On Monday, for the second time in less than a year, a federal appeals court ruled that Title VII forbids sexual orientation discrimination because it is a form of sex discrimination.  This time, in Zarda v. Altitude Express, Inc. the Second Circuit overturned decades of precedent and ruled that Title VII’s ban on discrimination “because of . . . sex” encompasses discrimination based on sexual orientation.   The decision is also an apparent rebuke of the position taken by the United States Department of Justice (contrary to the Equal Employment Opportunity Commission’s position) that sexual orientation discrimination was never intended to by Congress to be covered by Title VII.  The issue is almost certainly headed to the Supreme Court in its next term.

A three-judge panel of the Second Circuit first heard the Zarda case in 2017 and found itself in the bind of its own circuit precedent decided many years ago, giving the panel no choice but to rule against Zarda.  But the circuit judges agreed last fall to take up the case en banc, meaning that all 13 judges of the Second Circuit heard the case and weighed in.  Only a federal appeals court sitting en banc (or the United States Supreme Court) can overrule its own circuit precedent.  Sitting en banc, ten of the thirteen judges agreed that Zarda’s claim for sexual orientation discrimination is cognizable under Title VII of the Civil Rights Act of 1964.

In a lengthy 69-page opinion (with myriad concurrences and 80 pages of dissents also filed), Chief Judge Katzmann cobbled together majorities around two propositions the court found to be axiomatic: (1) that sexual orientation is per se sex discrimination because sexual orientation is a function of an individual’s sex; and (2) that sexual orientation discrimination is predicated upon an employer’s disapproval of romantic relationships between persons of the same sex, ergo, sexual orientation discrimination is associational discrimination.  Pluralities of the 13 judges endorsed other theories such as that sexual orientation discrimination is sex discrimination because gay and lesbian employees would not have been treated adversely “but for” their sex, and that sexual orientation discrimination constitutes gender stereotyping, which the Supreme Court has long held is a form of sex discrimination.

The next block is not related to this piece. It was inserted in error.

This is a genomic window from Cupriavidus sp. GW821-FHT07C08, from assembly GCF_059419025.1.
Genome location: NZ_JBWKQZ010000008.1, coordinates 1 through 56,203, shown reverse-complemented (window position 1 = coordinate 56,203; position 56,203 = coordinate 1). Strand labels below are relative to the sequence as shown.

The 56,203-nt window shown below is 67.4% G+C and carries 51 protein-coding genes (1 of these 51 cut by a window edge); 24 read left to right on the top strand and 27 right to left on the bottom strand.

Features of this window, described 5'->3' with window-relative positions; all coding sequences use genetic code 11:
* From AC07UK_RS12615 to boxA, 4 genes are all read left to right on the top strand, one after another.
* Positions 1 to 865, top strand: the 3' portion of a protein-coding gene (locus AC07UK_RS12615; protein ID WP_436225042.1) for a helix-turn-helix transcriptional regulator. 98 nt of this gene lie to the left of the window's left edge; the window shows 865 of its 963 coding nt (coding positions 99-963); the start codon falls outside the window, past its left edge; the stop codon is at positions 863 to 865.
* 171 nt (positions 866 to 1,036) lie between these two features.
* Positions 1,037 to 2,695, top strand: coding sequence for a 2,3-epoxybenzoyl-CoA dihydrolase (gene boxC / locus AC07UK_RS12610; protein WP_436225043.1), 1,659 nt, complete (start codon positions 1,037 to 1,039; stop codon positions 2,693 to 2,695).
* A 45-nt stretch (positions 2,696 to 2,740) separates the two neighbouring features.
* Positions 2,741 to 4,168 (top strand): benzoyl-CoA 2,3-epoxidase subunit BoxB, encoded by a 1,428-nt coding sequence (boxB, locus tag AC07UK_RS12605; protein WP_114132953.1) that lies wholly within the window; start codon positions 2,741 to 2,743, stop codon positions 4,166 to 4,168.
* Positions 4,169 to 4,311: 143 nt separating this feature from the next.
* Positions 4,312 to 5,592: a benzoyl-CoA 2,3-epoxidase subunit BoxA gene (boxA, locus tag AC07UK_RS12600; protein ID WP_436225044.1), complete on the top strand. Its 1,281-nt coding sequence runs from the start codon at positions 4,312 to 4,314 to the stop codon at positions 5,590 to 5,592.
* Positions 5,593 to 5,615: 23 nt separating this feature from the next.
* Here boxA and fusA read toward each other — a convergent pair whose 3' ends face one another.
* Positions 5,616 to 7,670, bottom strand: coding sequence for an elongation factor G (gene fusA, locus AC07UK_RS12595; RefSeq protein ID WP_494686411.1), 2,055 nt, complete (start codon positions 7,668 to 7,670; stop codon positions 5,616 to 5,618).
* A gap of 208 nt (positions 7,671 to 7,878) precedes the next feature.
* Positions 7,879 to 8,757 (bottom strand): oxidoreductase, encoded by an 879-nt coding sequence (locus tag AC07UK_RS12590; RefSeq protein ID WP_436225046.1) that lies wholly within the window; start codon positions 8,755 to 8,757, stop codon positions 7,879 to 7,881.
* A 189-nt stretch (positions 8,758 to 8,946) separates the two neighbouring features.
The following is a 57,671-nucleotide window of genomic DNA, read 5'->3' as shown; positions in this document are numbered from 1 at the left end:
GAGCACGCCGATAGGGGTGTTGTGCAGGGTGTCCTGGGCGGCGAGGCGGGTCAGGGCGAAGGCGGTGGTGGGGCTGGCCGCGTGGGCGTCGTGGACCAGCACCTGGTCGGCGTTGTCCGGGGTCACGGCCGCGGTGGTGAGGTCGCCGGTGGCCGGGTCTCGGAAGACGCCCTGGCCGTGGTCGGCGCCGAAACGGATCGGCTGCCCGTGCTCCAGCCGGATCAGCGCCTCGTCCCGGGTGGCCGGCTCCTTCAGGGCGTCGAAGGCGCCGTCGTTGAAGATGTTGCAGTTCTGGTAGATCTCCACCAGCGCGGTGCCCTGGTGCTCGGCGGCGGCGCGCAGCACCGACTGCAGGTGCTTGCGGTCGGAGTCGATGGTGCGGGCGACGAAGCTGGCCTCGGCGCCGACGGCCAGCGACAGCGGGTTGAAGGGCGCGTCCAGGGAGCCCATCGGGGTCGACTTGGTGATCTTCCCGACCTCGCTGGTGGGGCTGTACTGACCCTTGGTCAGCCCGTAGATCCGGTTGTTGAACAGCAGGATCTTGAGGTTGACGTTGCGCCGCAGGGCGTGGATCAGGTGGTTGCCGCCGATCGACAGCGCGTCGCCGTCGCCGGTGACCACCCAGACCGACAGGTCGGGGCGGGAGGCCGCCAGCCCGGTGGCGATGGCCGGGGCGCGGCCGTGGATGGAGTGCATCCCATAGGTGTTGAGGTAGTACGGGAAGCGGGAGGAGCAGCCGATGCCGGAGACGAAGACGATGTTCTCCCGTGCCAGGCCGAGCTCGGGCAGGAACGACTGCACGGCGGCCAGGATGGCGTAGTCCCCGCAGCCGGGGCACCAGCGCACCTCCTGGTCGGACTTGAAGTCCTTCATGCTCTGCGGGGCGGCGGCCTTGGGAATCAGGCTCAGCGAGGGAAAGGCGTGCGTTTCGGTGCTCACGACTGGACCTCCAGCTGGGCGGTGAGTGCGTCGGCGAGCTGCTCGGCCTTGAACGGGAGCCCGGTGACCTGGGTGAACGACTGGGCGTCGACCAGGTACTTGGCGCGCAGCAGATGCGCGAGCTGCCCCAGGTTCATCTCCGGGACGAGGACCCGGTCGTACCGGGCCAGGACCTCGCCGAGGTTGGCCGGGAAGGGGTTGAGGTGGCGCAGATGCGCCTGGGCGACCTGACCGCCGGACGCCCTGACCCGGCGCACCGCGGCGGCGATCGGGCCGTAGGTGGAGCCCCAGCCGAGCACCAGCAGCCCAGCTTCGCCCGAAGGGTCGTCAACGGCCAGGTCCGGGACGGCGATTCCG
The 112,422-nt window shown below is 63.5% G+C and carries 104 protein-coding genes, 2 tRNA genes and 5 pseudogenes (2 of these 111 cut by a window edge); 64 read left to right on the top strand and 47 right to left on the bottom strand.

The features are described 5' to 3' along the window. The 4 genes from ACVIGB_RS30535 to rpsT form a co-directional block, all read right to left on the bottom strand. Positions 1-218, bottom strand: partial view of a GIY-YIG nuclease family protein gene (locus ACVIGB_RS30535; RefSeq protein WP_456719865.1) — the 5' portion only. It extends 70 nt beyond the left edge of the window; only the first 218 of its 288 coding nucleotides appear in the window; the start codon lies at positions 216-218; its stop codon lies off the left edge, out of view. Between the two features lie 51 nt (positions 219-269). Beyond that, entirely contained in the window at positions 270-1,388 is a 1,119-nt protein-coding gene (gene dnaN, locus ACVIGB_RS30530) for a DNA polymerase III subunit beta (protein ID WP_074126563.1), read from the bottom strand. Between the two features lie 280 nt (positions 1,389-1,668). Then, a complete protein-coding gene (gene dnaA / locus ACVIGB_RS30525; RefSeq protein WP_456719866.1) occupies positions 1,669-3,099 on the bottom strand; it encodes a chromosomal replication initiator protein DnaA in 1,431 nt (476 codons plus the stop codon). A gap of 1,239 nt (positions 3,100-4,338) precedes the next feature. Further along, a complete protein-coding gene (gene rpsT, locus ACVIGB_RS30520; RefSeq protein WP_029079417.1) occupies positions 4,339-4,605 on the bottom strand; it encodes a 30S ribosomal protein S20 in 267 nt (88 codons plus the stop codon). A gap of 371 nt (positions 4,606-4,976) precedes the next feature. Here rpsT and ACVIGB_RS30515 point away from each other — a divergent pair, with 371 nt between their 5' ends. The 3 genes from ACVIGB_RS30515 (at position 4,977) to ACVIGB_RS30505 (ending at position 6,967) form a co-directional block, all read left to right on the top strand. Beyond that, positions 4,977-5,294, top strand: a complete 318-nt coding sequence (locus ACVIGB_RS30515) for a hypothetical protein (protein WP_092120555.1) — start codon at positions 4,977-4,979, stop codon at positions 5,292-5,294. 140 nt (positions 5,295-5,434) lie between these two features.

The court took great care to marry its analysis to the statutory text and to decades of Supreme Court Title VII jurisprudence.  The court rejected the dissents’ (and the government’s) argument that Congress cannot have intended in 1964 when it enacted Title VII for the statutory language “because of…sex” to encompass sexual orientation discrimination.  To quell the dissents, the court quoted the majority opinion, penned by the late Justice Scalia, in a 1998 case that, for the first time, extended Title VII’s prohibitions to same-sex harassment: “Statutory prohibitions often go beyond the principal evil to cover reasonably comparable evils, and it is ultimately the provisions of our laws rather than the principal concerns of our legislators by which we are governed.”  And so it follows that whether or not Congress imagined in 1964 that its enactment would one day protect gay and lesbian employees from discrimination does not limit the reach of the statute.  Title VII was enacted as a broad proscription against workplace discrimination.

While all three states in the Second Circuit (New York, Vermont, and Connecticut) already have state law protections against sexual orientation (and gender identity) discrimination, this decision paves an avenue through the federal court system to assert claims of sexual orientation discrimination under Title VII.  Employers operating in these states should ensure that their non-discrimination and non-harassment policies and training materials are up to date.  Employers in other states should be sure to check applicable state statutes, as many states have enacted anti-discrimination statutes explicitly protecting employees from sexual orientation discrimination. Even in states without such laws, protecting employees from sexual orientation discrimination is just good HR practice. If you are interested in learning more about best practices with regard to LGBTQ employees, consult with counsel and see my LGBTQ Employment Law Practice Guide.